I am not a believer in a sub if you are serious about music vs. a home theatre set-up. I would go with a system with as few crossovers as possible.
The Dynaudio 25, anniversary edition, is one of the best and most moving and articulate small speakers that I have ever heard. It produces the human voice accurately...no sibilants in the female voice. Crisp, clean and taunt bass. It can reproduce the piano with hammers striking strings or the snap of a snare drum with remarkable, visceral presence. Listen to applause in a live concert...it sounds real. Best of all, it renders music in both small and large scale with nuance and emotion. Cost on the Gon: Around $3.3K.
Speakers from any of those brands will work well, though maybe not all models in the line. Some of Harry Pearson's listening rooms are (or once were) ridculously small for the scale of speakers he often evaluated, but apparently he made it work. So can you.
Not sure if these are too big for your room, but the Veracity HT1's by salk sound might be of interest. I've owned a pair for about 1 month...and they keep sounding better.
In my opinion, the dipoles on your list are quite likely to work well. I have customers who have used very large dipoles in rooms smaller than yours and been very happy. You'd need to diffuse the backwave in the interest of good image depth.
Dipole bass doesn't have the impact of bass from a box, but often has better pitch definition and many people think it sounds more natural.
Another type of speaker that works well in a small room is a monopole with a well-controlled radiation pattern to minimize early sidewall reflections. In this category would come horn-based speakers small enough to integrate well at fairly close range, single-driver speakers, and coaxials. You want to minimize early sidewall reflections because those are the ones most detrimental to imaging. Using diffusion at the first sidewall reflection zones helps. Try to avoid using absorption any more than you have to, as particularly in small rooms too much absorption sucks the life out of the sound by killing the reverberant field.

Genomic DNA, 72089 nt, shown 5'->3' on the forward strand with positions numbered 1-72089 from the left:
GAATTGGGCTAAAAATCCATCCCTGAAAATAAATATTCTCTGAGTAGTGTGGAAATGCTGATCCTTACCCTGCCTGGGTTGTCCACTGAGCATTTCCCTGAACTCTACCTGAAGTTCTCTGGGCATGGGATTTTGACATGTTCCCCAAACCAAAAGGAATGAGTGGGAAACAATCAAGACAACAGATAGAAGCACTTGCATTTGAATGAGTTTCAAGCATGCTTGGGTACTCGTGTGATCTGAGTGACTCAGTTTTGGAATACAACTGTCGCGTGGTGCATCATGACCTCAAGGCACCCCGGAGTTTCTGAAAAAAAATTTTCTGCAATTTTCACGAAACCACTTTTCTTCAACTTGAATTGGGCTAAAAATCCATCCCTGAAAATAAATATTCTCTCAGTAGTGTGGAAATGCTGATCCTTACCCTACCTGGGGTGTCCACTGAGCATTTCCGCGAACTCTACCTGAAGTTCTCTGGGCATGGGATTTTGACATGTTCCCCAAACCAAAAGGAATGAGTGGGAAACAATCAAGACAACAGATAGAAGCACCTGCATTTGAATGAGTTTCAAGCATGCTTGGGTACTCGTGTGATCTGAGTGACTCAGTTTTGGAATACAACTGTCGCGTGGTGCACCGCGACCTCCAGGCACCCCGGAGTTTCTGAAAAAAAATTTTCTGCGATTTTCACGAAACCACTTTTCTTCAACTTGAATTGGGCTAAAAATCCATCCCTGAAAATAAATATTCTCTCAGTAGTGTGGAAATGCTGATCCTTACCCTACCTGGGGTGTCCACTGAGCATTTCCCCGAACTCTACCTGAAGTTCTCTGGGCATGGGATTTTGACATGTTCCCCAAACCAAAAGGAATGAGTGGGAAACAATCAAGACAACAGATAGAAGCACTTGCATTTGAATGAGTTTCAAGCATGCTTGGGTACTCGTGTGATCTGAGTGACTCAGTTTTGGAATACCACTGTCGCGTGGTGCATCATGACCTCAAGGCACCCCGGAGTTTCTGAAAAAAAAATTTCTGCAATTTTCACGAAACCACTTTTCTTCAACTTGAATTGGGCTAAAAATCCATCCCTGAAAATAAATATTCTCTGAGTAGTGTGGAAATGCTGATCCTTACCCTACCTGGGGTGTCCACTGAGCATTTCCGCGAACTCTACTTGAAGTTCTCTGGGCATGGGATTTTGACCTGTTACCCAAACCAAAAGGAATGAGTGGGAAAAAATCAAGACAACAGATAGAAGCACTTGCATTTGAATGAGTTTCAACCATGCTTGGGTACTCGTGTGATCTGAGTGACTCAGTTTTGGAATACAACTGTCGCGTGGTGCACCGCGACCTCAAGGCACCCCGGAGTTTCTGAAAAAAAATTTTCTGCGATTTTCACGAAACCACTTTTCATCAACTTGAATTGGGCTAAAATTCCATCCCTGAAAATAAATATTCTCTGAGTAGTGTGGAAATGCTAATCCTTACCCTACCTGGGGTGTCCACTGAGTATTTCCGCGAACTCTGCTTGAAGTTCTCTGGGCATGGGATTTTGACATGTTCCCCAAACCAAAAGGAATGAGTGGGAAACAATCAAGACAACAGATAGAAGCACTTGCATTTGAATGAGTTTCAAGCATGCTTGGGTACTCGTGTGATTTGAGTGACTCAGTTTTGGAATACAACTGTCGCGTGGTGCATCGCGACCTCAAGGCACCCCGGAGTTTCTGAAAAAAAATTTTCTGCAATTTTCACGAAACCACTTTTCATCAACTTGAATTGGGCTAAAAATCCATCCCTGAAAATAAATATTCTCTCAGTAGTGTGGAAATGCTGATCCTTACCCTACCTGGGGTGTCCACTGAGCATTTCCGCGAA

You specifically mentioned "subtle natural sounding bass that's deep and accurate and projects depth." That delicious sense of enormous acoustic space that well-reproduced stereo bass can provide is largely generated by a phase difference between the bass signals arriving at the left and right ears. The phase differential in a recording with true stereo bass is best reproduced by stereo subwoofers located to the extreme left and right of the listening position.
I have avoided making specific suggestions here because many (though not all) of the speakers I'd suggest are ones I peddle. Finding speakers that work with, rather than against, small room acoustics is something I've put a high priority on. Shoot me an e-mail if you'd like some specific suggstions (and don't worry they won't all be stuff I sell).
My friend Clemment Perry, has a room only a little bigger than yours, and he has Dali Megalines with two gigantic outboard suwoofers! He has used very careful room tunning using passive devices and he also uses a TACT room correction system.
There are a number of ways to deal with this problem:
One is too carefully match the bass output and placement of the speakers with the room. A combination of subwoofer and monitors works splendidly, as you can adjust the output level and placement o the sub to give you the smoothest bass response.
Two: is to go digital room correction ala Tact along with the above or any other speakers, and additional room tuning.
Three: Get a Rives designed room with passive bass control.
Clemment's system is amazing and works remarkably well in a sub-optimally sized room, so the proof is in the putting.
I would choose the speaker which works well in the room as well as the sound that you love. To give you some guidance a speaker with many multiple drivers will usually need a lot of space to sound coherent. A Line array like the Dali's works well in such a room because the drivers are coherent across a wide frequency and the radiation pattern is a dipole in the upper octaves which makes such a tall speaker less room dependent than many others.
Large horns, and Full range Planers tend to need a lot of breathing space. The JM Labs Diva is a good choice for you room, =also the Magico Mini's are quite good. Wilson's tend to have a way too powerful kicked up bass which makes them better for slightly bigger rooms, the MBL's tend to work much better in bigger rooms as well due to their omni-directional designs.